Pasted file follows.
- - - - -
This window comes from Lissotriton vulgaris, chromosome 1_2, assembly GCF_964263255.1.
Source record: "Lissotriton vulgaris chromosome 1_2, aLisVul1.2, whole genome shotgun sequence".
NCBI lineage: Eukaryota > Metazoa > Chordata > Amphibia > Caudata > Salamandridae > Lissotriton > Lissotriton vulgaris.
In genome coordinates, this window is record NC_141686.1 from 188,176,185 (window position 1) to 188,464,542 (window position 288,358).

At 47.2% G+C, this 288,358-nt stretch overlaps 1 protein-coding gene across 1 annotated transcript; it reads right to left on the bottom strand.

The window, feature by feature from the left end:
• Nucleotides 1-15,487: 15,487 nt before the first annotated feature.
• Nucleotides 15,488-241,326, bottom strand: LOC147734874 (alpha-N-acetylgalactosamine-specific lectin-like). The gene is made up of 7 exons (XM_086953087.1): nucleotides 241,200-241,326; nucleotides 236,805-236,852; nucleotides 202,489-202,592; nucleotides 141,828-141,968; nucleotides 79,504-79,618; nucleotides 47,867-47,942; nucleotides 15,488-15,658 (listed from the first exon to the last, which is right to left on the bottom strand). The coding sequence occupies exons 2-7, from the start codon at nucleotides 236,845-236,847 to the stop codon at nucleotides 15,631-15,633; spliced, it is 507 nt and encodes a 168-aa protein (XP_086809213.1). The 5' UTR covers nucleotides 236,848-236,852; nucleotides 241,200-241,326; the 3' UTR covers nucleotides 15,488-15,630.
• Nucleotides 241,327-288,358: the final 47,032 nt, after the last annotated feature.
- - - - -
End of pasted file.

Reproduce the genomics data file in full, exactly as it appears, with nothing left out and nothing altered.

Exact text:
This window comes from Lissotriton vulgaris, chromosome 1_2, assembly GCF_964263255.1.
Source record: "Lissotriton vulgaris chromosome 1_2, aLisVul1.2, whole genome shotgun sequence".
NCBI lineage: Eukaryota > Metazoa > Chordata > Amphibia > Caudata > Salamandridae > Lissotriton > Lissotriton vulgaris.
In genome coordinates, this window is record NC_141686.1 from 188,176,185 (window position 1) to 188,464,542 (window position 288,358).

At 47.2% G+C, this 288,358-nt stretch overlaps 1 protein-coding gene across 1 annotated transcript; it reads right to left on the bottom strand.

The window, feature by feature from the left end:
• Nucleotides 1-15,487: 15,487 nt before the first annotated feature.
• Nucleotides 15,488-241,326, bottom strand: LOC147734874 (alpha-N-acetylgalactosamine-specific lectin-like). The gene is made up of 7 exons (XM_086953087.1): nucleotides 241,200-241,326; nucleotides 236,805-236,852; nucleotides 202,489-202,592; nucleotides 141,828-141,968; nucleotides 79,504-79,618; nucleotides 47,867-47,942; nucleotides 15,488-15,658 (listed from the first exon to the last, which is right to left on the bottom strand). The coding sequence occupies exons 2-7, from the start codon at nucleotides 236,845-236,847 to the stop codon at nucleotides 15,631-15,633; spliced, it is 507 nt and encodes a 168-aa protein (XP_086809213.1). The 5' UTR covers nucleotides 236,848-236,852; nucleotides 241,200-241,326; the 3' UTR covers nucleotides 15,488-15,630.
• Nucleotides 241,327-288,358: the final 47,032 nt, after the last annotated feature.